During the few years at Munich before his resignation, Willstätter began to concentrate his research on the study of enzymes. He had first encountered these biological catalysts in his early work on chlorophyll. Now he worked to develop methods for their separation and purification. His method for separation was to adsorb the materials on alumina or silica gel and then to wash them off using solutions of varying acidity, among other solvents. In this connection, Willstätter carried out a systematic study (comprised of nine papers) of hydrates and hydrogels during which he, with his assistants Heinrich Kraut and K. Lobinger, was able to show that aluminum hydroxide, silicic acid, ferric hydroxide, and stannic hydroxide do actually exist in solution and are not colloidal sols (dispersions of small solid particles in solution) of the corresponding oxides. Willstätter reported that this foray of an organic chemist into inorganic chemistry was not well received by inorganic chemists.

The enzyme studies were not as successful, in part because Willstätter thought that enzymes were relatively small molecules absorbed on a protein or some other giant (polymer) molecule. The modern view, of course, is that enzymes are themselves proteins. Though Willstätter's chemical intuition failed him, there were positive results— for example, the enzymatic reduction of chloral and bromal resulted in the formation of trichloroethanol, a sedative (Voluntal), and tribromoethanol, an anesthetic (Avertin).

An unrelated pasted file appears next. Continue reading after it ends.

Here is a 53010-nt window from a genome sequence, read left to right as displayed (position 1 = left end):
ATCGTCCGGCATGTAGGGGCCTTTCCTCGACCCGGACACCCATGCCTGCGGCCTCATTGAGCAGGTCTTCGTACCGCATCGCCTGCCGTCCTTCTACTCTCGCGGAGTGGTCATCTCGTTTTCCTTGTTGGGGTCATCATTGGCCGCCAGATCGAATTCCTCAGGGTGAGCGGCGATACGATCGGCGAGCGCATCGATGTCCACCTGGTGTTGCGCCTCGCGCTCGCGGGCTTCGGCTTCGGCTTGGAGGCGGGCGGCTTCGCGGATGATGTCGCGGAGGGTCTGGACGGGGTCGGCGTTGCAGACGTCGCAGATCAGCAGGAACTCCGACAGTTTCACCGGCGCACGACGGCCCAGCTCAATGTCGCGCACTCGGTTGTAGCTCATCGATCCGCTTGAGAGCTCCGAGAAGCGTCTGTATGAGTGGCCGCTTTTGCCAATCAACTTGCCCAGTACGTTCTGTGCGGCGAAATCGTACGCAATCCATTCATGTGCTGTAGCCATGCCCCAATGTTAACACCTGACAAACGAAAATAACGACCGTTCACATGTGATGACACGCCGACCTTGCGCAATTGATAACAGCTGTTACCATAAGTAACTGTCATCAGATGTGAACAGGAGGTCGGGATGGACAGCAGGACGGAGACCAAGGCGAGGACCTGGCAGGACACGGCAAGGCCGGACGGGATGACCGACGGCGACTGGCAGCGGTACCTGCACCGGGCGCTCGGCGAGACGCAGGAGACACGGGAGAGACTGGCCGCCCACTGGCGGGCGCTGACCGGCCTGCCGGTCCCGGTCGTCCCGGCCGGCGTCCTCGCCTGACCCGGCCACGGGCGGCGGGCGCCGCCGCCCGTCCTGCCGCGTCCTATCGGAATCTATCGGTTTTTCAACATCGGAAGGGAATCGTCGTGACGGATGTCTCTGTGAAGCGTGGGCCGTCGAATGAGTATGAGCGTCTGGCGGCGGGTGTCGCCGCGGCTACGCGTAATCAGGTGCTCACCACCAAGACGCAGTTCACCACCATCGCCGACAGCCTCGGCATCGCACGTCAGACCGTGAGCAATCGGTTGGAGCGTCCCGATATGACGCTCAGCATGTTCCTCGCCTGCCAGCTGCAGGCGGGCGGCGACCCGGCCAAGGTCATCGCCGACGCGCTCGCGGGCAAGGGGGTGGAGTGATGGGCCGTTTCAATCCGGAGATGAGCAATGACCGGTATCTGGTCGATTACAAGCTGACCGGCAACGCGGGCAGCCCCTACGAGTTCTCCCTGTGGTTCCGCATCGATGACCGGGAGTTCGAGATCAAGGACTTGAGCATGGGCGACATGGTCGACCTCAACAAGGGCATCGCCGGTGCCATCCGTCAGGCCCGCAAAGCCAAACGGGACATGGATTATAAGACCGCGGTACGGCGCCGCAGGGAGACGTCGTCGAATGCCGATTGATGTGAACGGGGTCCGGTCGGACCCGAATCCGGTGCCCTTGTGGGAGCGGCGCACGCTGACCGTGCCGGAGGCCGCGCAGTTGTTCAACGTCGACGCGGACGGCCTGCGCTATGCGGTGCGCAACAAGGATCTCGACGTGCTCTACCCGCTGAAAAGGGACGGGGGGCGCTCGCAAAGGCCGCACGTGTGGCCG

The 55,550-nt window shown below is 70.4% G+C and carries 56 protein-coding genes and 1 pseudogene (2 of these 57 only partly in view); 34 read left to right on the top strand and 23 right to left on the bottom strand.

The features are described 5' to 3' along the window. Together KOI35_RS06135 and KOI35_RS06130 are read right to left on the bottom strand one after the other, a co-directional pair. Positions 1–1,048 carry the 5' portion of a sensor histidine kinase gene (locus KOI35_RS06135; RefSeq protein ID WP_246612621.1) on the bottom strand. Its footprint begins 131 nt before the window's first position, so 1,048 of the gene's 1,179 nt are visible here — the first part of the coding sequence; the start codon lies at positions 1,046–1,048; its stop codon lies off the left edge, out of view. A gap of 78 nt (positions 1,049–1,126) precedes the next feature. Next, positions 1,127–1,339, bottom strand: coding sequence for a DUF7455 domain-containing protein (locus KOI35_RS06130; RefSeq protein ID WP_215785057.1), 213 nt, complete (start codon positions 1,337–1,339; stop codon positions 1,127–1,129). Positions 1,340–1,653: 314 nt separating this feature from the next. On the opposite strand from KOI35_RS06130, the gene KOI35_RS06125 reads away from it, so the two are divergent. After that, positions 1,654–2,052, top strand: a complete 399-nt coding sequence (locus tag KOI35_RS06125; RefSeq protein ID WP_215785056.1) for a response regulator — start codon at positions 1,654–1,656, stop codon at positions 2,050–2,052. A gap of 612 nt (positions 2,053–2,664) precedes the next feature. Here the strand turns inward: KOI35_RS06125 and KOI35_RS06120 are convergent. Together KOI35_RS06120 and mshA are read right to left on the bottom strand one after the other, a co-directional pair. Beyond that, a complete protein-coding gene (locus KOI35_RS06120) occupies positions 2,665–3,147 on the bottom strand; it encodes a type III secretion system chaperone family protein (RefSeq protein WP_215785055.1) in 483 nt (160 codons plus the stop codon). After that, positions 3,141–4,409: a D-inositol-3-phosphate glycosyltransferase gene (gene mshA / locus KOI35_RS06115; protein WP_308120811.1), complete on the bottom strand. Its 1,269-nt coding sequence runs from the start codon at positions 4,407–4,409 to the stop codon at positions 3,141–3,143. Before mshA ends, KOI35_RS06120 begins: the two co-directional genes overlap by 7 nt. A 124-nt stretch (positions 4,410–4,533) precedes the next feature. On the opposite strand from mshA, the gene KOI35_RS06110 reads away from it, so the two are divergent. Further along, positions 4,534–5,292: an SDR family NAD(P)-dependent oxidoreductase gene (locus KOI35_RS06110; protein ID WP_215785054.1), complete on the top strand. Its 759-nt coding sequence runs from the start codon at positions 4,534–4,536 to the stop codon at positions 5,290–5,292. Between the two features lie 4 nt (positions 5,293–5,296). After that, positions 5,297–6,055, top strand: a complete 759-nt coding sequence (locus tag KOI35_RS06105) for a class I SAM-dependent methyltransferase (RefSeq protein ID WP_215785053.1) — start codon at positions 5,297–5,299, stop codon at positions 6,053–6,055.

In 1938 the situation for Jews in Germany was becoming impossible. On a visit to Switzerland, Stoll tried to persuade Willstätter to stay, but he insisted on returning to Munich. There, after some trouble with the Gestapo, he was ordered to leave the country. After much red tape, which entailed the confiscation of much of his property, papers, and art collection, and an abortive attempt to leave unofficially, he entered Switzerland in March 1939 to stay for a while with Stoll and then to settle in the Villa Eremitaggio in Muralto. There he wrote his autobiography to pass the time. On August 3, 1942, Willstätter died of cardiac failure in his sleep. Among the honors received by Willstätter in addition to the Nobel prize were honorary membership in the American Chemical Society (1927), honorary fellowship in the Chemical Society (1927), the Willard Gibbs Medal for distinguished achievement in science from the Chicago Section of the American Chemical Society (1933), and election as foreign member of the Royal Society (1933). Willstätter's obituary by Sir Robert Robinson in Obituary Notices of Fellows of the Royal Society, has an eleven page bibliography, probably incomplete, listing over three hundred papers between 1893 and 1940.

Further Reading on Richard Willstätter

Dictionary of Scientific Biography, Volume 14, Scribner, 1976, pp. 411-412.

Obituary Notices of Fellows of the Royal Society, Volume 8, Morrison & Gibb, 1954, pp. 609-634.

Partington, J. R., A History of Chemistry, Macmillan, 1964, pp. 860-866.

Huisgen, Rolf, "Richard Willstätter," in Journal of Chemical Education, Volume 38, number 1, 1961, pp. 10-15.

Robinson, Robert, "Willstätter Memorial Lecture," in Journal of the Chemical Society, 1953, pp. 1012-1026.